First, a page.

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Detroit cuts off water to poor families, United Nations intervenes



There are certain basics needs to life. One of these basics is access to clean drinking water. Even the United Nations agrees to this concept and has passed numerous international agreements and understanding about access to water. So it comes as a shock to many that a major American city is violating these precepts. The city of Detroit has moved ahead with its plan to cut water services to accounts owing more than $150.

This past April, the city of Detroit initiated a plan to start cutting services to 3,000 customers a week. Since May the city has sent out 46,000 warning notices and cut off services to an estimated 4,531. The water utility company claims that nearly half of the city’s water accounts are delinquent and it is owed nearly $90 million from close to 150,000 customers.

Last week the United Nations Office of the High Commissioner for Human Rights issued the following statement in regards to the city of Detroit for violating international standards “When there is genuine inability to pay, human rights simply forbids disconnections,” Catarina de Albuquerque, the office’s expert on the human right to water and sanitation stated. This week the United Nations has announced that it will intervene directly with the Obama administration and engage in high level talks regarding the Detroit water crisis. The cutting off of water to the city’s poor has been seen as a “human rights” violation by the U.N. Human Rights Council which has received a formal complaint. As such, the United Nations must intervene directly on a confidential level and then on a public level.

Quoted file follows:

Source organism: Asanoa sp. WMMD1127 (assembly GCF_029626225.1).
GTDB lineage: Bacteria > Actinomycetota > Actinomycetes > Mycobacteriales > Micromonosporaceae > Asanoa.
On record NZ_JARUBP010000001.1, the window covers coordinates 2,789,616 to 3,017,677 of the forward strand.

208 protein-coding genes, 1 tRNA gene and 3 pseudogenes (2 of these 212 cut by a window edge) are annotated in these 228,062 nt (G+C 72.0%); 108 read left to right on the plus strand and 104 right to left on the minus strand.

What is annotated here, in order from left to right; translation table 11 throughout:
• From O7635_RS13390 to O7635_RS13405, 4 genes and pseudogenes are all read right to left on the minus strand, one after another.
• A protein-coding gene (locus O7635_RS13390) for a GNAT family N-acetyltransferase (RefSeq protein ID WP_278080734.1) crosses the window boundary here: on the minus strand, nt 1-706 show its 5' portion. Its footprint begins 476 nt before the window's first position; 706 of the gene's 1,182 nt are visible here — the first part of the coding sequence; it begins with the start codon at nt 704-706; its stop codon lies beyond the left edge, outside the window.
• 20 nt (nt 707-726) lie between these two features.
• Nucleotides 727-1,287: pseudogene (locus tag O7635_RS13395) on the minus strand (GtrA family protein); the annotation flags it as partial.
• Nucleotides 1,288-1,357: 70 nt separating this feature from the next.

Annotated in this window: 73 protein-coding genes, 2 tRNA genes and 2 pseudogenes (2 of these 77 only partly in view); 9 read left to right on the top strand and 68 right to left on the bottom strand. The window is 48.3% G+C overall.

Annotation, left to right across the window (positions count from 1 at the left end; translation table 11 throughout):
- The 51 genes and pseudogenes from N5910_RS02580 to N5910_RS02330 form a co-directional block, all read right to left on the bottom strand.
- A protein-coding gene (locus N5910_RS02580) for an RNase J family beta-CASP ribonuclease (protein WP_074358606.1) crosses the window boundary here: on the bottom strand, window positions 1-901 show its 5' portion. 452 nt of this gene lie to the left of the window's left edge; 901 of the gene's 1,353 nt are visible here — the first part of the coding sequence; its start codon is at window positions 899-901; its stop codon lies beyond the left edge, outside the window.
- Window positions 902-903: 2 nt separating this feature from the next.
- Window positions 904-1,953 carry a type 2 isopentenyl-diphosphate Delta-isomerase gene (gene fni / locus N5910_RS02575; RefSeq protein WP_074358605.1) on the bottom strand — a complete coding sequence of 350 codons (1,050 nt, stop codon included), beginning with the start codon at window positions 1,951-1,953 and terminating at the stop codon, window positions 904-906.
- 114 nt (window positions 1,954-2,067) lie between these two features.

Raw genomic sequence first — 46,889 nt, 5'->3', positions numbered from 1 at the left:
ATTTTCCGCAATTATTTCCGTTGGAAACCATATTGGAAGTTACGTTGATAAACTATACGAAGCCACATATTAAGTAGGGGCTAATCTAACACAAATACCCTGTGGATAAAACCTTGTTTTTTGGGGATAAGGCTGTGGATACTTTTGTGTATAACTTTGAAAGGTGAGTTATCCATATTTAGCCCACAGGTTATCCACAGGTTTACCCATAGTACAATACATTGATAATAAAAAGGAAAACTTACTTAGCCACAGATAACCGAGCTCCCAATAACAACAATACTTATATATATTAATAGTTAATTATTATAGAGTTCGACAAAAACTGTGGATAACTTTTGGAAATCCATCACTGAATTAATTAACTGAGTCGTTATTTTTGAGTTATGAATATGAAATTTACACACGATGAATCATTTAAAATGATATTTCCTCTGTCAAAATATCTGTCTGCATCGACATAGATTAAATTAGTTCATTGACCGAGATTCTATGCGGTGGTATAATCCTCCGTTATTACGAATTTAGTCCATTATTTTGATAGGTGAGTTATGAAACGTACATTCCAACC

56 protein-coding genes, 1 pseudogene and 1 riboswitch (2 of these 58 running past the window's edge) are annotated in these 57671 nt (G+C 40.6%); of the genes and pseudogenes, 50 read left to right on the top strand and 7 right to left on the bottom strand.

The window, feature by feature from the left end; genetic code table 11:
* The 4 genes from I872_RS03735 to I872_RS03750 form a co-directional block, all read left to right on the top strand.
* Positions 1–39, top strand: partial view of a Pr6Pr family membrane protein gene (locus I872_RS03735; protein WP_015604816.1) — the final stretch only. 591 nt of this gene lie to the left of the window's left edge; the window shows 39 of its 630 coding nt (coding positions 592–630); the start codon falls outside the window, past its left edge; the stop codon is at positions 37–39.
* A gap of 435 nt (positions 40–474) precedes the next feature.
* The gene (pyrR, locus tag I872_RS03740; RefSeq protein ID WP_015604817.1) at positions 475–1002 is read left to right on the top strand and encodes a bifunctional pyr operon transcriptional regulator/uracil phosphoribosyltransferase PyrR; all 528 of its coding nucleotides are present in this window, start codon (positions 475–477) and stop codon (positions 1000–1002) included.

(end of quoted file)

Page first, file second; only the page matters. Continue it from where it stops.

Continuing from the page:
In 1977, the United States signed the U.N.’s International Covenant on Economic, Social, and Cultural Rights during the administration of then President Jimmy Carter. The agreement however was not ratified by the U.S. Congress and the U.N. holds no enforcement powers other than moral authority.